THE number of potential modern slavery victims referred to police in Dorset doubled last year.

The Human Trafficking Foundation said a national increase in the number of identified potential cases demonstrates better awareness of the problem, but warned the figures could be a "serious underestimate."

The number of suspected modern slavery victims in the UK hit a record high last year, with more than 10,000 potential sufferers of trafficking, slavery and forced labour identified.

Home Office data shows that 59 potential cases were referred to Dorset Police in 2019. This was significantly up on the previous year, when 27 were recorded.

DI Mark Holmes, of Dorset Police’s adult safeguarding team, said: “The number of police investigations connected to modern slavery continues to grow and as of December 2019 nationally there were at least 1,821 live investigations – a 64 per cent increase on a year earlier.

“Dorset is reflecting this national trend. The largest area of growth is in the exploitation of children and young people. These victims are often vulnerable and form a readily available pool to be exploited by organised criminal gangs. This results in an increase of child criminal exploitation and criminality.

“Dorset Police is currently reviewing its response to modern slavery. A draft policy has been completed and is being considered for adoption."

Modern slavery was introduced as an offence under the 2015 Modern Slavery Act, and can involve domestic servitude, forced sex work or labour exploitation.

Suspected victims can be flagged to the Home Office via the National Referral Mechanism by government agencies, police forces, councils and other organisations.

They are then assessed and can receive support including accommodation, legal aid and counselling.

The rise in referrals to Dorset Police reflected the trend across the UK, where 10,627 referrals were made last year, a 52 per cent increase from 2018.

However, just 7 per cent of referrals made in 2019 received a "conclusive grounds" decision – meaning they were positively identified as modern slavery victims and could access specialist services and support.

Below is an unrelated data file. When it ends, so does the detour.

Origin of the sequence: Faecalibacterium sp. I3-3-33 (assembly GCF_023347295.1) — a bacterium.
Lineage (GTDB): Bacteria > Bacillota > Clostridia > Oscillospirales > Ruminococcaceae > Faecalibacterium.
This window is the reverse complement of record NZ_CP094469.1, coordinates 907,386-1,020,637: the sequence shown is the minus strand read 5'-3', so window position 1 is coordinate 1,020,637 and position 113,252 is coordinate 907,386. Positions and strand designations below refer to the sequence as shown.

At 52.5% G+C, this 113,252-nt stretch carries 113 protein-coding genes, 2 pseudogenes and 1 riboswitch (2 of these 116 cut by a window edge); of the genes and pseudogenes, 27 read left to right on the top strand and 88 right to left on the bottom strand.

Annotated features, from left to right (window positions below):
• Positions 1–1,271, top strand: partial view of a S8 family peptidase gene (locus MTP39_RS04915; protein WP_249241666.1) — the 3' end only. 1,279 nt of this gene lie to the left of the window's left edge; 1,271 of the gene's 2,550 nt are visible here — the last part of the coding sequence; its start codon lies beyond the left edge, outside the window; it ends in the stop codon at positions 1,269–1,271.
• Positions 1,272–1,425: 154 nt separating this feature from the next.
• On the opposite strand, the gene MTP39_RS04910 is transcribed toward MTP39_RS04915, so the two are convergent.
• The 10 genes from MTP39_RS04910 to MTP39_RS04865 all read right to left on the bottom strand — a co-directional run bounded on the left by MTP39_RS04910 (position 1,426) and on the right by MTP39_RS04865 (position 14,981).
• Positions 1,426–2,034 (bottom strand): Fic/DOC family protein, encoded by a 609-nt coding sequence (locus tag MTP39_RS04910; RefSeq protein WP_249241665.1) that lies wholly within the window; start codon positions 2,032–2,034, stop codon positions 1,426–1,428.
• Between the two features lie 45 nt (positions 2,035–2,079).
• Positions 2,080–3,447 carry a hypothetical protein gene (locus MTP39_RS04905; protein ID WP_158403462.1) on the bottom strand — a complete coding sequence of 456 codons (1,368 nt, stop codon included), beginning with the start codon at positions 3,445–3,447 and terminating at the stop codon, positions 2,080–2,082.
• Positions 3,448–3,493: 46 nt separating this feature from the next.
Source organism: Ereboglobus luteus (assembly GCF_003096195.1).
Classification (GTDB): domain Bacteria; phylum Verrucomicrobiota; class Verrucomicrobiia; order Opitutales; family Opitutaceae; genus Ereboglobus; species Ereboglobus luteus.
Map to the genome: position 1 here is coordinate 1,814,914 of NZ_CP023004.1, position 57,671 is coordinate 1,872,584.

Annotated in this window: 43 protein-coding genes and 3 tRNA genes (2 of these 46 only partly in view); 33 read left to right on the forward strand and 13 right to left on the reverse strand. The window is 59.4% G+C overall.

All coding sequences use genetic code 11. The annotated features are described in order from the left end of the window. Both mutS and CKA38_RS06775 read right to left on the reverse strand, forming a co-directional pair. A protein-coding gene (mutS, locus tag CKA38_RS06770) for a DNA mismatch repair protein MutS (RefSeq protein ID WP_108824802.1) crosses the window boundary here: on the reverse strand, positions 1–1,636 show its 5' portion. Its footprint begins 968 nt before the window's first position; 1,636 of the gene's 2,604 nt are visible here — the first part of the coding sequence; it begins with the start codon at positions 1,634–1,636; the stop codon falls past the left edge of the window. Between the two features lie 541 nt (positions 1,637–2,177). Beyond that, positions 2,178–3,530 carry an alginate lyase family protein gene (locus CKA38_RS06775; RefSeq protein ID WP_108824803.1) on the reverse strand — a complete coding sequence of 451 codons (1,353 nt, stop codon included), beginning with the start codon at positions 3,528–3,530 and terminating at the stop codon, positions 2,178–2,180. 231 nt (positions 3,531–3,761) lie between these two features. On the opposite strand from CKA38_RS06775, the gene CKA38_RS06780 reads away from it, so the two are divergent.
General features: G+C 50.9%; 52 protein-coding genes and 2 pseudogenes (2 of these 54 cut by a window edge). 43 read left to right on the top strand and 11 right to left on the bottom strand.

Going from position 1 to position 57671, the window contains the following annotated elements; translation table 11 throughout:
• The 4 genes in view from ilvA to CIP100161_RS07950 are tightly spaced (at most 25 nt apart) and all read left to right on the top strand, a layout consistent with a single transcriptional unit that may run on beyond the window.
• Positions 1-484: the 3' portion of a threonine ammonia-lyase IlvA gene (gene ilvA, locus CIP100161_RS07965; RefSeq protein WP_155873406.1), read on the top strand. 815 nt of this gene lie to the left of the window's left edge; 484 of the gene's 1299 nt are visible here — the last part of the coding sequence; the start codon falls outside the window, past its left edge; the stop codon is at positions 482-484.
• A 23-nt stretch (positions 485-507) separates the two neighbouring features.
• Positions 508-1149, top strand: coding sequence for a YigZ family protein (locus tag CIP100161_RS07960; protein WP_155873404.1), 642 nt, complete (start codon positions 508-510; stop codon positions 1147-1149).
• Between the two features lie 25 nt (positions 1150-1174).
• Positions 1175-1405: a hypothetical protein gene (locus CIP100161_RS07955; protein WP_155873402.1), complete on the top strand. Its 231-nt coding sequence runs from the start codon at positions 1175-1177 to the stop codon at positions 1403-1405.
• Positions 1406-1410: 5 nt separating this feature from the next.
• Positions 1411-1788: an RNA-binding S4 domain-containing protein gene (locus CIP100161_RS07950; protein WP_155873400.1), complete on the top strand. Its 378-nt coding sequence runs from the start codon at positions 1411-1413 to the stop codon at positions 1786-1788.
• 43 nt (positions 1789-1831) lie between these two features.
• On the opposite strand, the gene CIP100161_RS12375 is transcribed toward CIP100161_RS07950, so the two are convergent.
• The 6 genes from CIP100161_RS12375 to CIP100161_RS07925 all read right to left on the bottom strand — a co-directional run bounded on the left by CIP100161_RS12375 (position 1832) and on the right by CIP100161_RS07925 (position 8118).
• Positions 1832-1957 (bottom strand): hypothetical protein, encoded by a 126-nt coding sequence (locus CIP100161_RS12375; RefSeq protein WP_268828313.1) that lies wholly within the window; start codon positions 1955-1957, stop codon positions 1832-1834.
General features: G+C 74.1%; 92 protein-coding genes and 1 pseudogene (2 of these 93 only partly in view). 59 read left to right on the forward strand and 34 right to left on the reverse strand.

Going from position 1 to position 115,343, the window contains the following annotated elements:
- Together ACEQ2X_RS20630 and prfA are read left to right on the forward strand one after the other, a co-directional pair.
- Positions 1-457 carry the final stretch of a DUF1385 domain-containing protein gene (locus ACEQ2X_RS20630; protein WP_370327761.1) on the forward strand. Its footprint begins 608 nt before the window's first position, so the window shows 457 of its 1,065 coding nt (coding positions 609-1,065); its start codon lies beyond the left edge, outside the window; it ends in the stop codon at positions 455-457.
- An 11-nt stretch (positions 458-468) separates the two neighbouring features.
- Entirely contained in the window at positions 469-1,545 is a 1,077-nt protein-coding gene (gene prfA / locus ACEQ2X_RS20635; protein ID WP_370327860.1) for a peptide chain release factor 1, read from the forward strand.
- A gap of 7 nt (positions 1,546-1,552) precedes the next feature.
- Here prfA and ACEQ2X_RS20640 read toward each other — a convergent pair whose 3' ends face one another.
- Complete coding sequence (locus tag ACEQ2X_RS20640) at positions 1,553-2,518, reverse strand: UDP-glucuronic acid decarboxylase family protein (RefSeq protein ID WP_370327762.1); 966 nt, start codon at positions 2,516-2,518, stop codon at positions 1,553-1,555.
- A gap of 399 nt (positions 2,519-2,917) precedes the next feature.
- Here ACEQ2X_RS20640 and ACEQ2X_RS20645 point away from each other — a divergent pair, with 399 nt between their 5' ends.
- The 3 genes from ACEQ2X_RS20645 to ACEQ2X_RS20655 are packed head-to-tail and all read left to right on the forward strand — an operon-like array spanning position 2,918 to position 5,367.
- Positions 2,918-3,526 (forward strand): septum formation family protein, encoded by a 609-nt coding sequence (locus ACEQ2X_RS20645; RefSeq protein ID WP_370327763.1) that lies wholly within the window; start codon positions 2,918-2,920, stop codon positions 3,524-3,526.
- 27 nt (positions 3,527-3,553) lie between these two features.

In a report accompanying the data, the Home Office said "this is a result of the current length of time taken to make conclusive grounds decisions".

Tamara Barnett, of the Human Trafficking Foundation, said although a rise in cases is "encouraging", some victims who are exploited to carry out criminal activity can end up being prosecuted and fall prey to exploitation again.

Dorset Police has set up a County Lines management team, consisting of six officers, who focus on safeguarding the most vulnerable in the community.

"It focuses on individuals who are being or may be targeted as part of the so called county lines networks," said DI Holmes. "The team also works to disrupt perpetrators by supporting at risk individuals with proactive visits and engagement.

“Labour and sexual exploitation are also emerging threats within Dorset. Action is being taken to identify and map those groups with an aim of driving prosecutions in this area of business and achieving ‘safeguarding through justice’. This approach is designed to protect individuals, disrupt and ultimately dismantle those groups responsible for perpetuating these types of offences within our communities."

Further information about modern slavery and human trafficking and the signs to look out for can be found at